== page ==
I'm sorry to report that Brazil, despite its generally good vaccination system, is again making international headlines for the wrong reasons.
The second article now has a link to a Spanish translation, but not (yet) a Portuguese one, sorry.
Carioca, I hope you're staying as safe as you can. /-:
Experts warn Brazil facing darkest days of Covid crisis as deaths hit highest level
Intensive care units in 17 of the country’s 26 states were near capacity, while six states and the capital had run out of ICU beds. ...
Health experts and lawmakers have warned Brazil is steaming into the darkest days of its coronavirus catastrophe, as fatalities soared to new heights and one prominent politician compared the crisis to an atomic bomb. ...
“We are living through one of the worst moments in our history,” said Tasso Jereissati, an influential centre-right politician who is among a group of senators demanding a congressional investigation into President Jair Bolsonaro’s globally condemned handling of the pandemic.
Renato Casagrande, the leftwing governor of Espírito Santo state, told the news website UOL he believed Bolsonaro’s irresponsible behaviour had cost Brazilian lives.
“We’ve lost the war … It’s as if an atomic bomb has landed on Brazil,” Casagrande said, pointing to Brazil’s soaring death toll which, at more than 255,000 people, is the world’s second highest after the US. ...
So far just 3.8% of Brazil’s population has been vaccinated with state capitals such as Rio, Salvador, Cuiabá, Porto Alegre and Florianópolis among the cities forced to temporarily suspend immunisation for lack of shots.
Calls for the impeachment of a man critics call “Bozo” can be seen graffitied on to walls across major cities while propaganda hoardings promoting the far-right populist have been vandalised with red paint. Both left- and rightwing detractors have taken to the streets in protest in recent weeks.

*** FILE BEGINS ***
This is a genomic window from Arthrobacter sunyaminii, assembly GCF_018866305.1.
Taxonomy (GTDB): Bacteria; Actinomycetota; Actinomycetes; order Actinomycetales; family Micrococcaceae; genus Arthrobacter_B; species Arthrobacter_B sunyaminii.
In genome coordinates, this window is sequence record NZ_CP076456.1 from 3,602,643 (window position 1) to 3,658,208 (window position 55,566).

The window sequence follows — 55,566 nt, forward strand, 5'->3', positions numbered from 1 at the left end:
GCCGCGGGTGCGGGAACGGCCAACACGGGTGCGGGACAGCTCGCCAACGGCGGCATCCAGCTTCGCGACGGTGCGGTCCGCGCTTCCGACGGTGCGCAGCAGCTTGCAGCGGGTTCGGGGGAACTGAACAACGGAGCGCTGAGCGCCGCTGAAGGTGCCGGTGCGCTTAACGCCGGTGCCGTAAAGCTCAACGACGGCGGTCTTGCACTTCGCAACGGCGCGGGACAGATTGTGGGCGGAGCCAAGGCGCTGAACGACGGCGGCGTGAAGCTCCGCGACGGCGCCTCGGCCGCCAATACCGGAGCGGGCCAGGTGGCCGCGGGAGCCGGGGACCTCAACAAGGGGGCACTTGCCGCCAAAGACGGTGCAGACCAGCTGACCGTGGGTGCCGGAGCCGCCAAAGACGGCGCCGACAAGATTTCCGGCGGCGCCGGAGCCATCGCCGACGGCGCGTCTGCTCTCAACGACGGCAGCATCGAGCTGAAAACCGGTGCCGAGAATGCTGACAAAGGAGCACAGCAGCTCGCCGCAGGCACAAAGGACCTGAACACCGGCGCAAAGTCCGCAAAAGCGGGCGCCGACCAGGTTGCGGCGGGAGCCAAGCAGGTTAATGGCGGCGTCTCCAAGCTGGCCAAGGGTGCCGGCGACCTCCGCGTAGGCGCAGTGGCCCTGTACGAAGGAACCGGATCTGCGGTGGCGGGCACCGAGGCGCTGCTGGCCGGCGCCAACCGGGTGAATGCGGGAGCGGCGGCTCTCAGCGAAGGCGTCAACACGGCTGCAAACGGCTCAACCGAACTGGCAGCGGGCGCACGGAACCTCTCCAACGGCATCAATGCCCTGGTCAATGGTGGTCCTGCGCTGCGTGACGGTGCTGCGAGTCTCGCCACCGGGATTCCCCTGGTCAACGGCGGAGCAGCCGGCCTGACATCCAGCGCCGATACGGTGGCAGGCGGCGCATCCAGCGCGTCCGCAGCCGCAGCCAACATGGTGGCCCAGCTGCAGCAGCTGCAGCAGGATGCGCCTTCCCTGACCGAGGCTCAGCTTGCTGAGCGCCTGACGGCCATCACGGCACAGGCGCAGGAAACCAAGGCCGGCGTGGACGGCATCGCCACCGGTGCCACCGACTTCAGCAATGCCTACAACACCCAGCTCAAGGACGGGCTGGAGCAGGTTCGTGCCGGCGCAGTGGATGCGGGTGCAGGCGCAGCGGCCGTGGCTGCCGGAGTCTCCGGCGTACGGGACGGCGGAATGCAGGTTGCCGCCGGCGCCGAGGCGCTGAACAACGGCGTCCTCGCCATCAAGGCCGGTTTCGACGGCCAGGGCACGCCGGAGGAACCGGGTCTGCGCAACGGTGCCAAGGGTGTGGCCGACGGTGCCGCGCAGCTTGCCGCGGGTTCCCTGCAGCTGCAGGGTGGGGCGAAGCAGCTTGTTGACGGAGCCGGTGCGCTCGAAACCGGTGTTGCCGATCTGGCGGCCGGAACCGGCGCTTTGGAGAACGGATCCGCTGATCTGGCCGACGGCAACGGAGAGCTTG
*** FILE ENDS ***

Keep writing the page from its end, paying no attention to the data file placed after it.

Brazil Is Brilliant at Vaccinations. So What Went Wrong This Time?
It’s not hard to work out who to blame for the country’s disastrous vaccine rollout. ...
When it comes to Covid-19 vaccination programs, there are some countries that have exceeded expectations and others that have fallen surprisingly short. And then there is Brazil.
Vaccinating over 210 million people may sound daunting, but for Brazil it really shouldn’t be. With one of the largest universal, free-of-charge public health systems in the world, the country has a distinguished track record of vaccinations and disease control. The National Immunization Program, founded in 1973, helped to eradicate polio and rubella in the country and currently offers more than 20 vaccines free in every municipality.
Along with the infrastructure to distribute vaccines, there’s also the expertise to do so: In 1980, the country vaccinated 17.5 million children against polio in a single day. In 2010, over 89 million dosesof the swine flu vaccine were administered in under four months. And last year, more than 70 million Brazilians received their annual shot against influenza.
We take immunization so seriously here that we even have a mascot for vaccination campaigns, an adorable six-foot smiling white blob named “Zé Gotinha,” Joe Droplet. (This glorious national hero apparently refused to shake hands with President Jair Bolsonaro during an official event in December.)
But despite these advantages, Brazil’s vaccine rollout has been painfully slow, inconsistent and marred by shortages. The nationwide program began on Jan. 18, later than over 50 countries, and at its current rate will take more than four years to complete. Several major cities, such as Rio de Janeiro and Salvador, have already had to stop their campaigns because of problems in supply.
In a country where the pandemic has wrought terrible damage — 250,000 people have died, the second-highest total in the world, after the United States, as cities along the Amazon River like Manaus have been abandoned to their fate — the failure amounts to a disaster.
So what went wrong? Perhaps we should look to Joe Droplet: He seems to know exactly who to blame. ...
The shortage of vaccines at least conceals the fact that the government probably hadn’t secured enough syringes to administer them. Truly, it’s little wonder that the government’s handling of the pandemic was judged by the Lowy Institute, a research institute in Australia,
( https://interactives.lowyinstitute.org/featur... )
to be the worst in the world.
( https://riotimesonline.com/brazil-news/miscel... )